Some Initial Thoughts On LA NOIRE

Join the early discussion about the fascinating new crime game.

Like many of you I sat down with LA Noire for a couple of hours yesterday. I haven’t finished the game, so I don’t think I can do any sort of a real review, but here are some initial thoughts and a place for you guys to discuss what your impressions of the game are.

I am in a weird place with LA Noire where I am semi-obsessed with it, really interested in playing it and yet not quite in love with it. The experience of playing LA Noire is fairly engrossing, and the world that is created feels real and expansive and detailed. But it’s also kind of serious in a way that feels distinctly non-Rockstar, and in a way that makes the game itself slightly less warm.

Also keeping me from quite loving the game is a feeling of disconnect that I have from the character I’m controlling. I don’t feel like I’m playing Cole Phelps, more like I’m rooting him on. I’ve long held the theory that the more artistically legitimate and narratively strong a video game is, the more it’s just an interactive movie; LA Noire really, really feels like an interactive movie. Maybe part of the issue is that Phelps is a particularly strong character, and I’m not allowed to decide how he acts.

I almost typed ‘problem’ instead of ‘issue’ there, but problem is totally the wrong word. I like the Phelps character, and I like the way the game portrays him and his backstory. Too many video game lead characters are ciphers because the impetus is to make the player feel like they’re inhabiting the character, but sometimes it’s nice to have a strong character who feels rounded and real.

The facial capture work in the game is stunning; watching some of the scenes in LA Noire makes me think that we are just a couple of years from really groundbreaking changes in character depiction in video games. The face work hasn’t quite gotten across the uncanny valley, but the effect is impressive and immersive nonetheless; again, I feel like I’m watching an interactive movie but this time because these characters feel like people, not like randomized features jammed together.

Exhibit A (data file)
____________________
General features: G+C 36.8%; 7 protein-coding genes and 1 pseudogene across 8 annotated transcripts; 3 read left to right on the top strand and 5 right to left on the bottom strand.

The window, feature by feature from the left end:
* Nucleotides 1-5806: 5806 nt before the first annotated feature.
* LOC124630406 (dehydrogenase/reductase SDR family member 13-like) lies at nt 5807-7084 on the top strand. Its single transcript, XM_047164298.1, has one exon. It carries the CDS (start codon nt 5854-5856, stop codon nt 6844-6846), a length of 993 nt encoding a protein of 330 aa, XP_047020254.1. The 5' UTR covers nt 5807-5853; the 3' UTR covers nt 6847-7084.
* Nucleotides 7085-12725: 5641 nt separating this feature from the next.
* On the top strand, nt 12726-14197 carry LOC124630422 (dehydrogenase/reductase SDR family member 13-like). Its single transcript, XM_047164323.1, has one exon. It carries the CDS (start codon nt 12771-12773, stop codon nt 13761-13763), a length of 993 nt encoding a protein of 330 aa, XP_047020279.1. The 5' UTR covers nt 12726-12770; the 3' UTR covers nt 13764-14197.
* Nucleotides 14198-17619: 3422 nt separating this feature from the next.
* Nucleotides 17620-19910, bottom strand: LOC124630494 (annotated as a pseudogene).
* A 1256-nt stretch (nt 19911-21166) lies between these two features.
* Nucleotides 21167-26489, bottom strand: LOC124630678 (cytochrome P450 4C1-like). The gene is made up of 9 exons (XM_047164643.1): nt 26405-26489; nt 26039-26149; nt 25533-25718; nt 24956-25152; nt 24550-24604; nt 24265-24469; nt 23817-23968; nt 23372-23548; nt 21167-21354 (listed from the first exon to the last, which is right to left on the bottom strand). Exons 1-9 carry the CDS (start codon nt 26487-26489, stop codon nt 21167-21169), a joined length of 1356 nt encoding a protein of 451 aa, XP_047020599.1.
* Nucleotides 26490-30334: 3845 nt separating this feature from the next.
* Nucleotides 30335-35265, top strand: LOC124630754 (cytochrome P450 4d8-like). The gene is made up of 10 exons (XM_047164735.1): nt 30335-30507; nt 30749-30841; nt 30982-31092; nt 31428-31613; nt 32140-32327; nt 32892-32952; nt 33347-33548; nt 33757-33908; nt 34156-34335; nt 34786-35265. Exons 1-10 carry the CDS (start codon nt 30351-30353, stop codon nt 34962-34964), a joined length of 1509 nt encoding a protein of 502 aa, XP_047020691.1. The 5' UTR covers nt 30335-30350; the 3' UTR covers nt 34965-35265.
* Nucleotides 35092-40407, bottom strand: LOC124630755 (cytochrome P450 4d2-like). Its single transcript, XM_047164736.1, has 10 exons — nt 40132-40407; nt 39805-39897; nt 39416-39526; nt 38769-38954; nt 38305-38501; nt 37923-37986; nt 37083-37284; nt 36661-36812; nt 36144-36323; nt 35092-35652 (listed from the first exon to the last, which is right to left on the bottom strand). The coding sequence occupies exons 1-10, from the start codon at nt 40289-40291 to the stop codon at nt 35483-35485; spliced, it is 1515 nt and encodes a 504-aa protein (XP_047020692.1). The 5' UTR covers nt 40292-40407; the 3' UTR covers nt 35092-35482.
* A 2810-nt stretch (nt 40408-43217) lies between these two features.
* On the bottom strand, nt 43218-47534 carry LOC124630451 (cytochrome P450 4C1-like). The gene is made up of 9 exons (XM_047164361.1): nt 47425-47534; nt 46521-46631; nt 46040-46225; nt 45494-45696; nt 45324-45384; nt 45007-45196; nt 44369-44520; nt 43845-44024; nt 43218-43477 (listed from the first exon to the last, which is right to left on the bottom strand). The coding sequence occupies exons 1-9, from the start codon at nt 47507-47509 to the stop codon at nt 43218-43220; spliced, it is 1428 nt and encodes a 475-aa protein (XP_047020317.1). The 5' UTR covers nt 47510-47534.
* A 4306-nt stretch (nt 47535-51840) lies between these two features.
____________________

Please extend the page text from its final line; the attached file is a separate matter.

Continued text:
The gameplay is intriguing. It’s weird to play a game featuring a lot of dialogue where I actually have to listen to the dialogue; I’m pretty used to half zoning out during cut scenes, but in LA Noire the information is often key. What’s more, the way the information is delivered is also often key. I like the point and click nature of the investigations, although I think that there’s still some refinement to be made. I don’t think Team Bondi has quite found the perfect sweet spot, and the evidence gathering comes across as too easy and sort of boring. You just walk around, waiting for the controller to buzz and the music tells you when you’re all done. Of course the question is how else would you do it? There’s a balance to be struck between making the game too easy - and I think it’s slightly too easy right now - and making it impossible. Without the buzzing controller and music, you would spend hours upon hours picking through every crime scene. That might be accurate, but it’s not fun.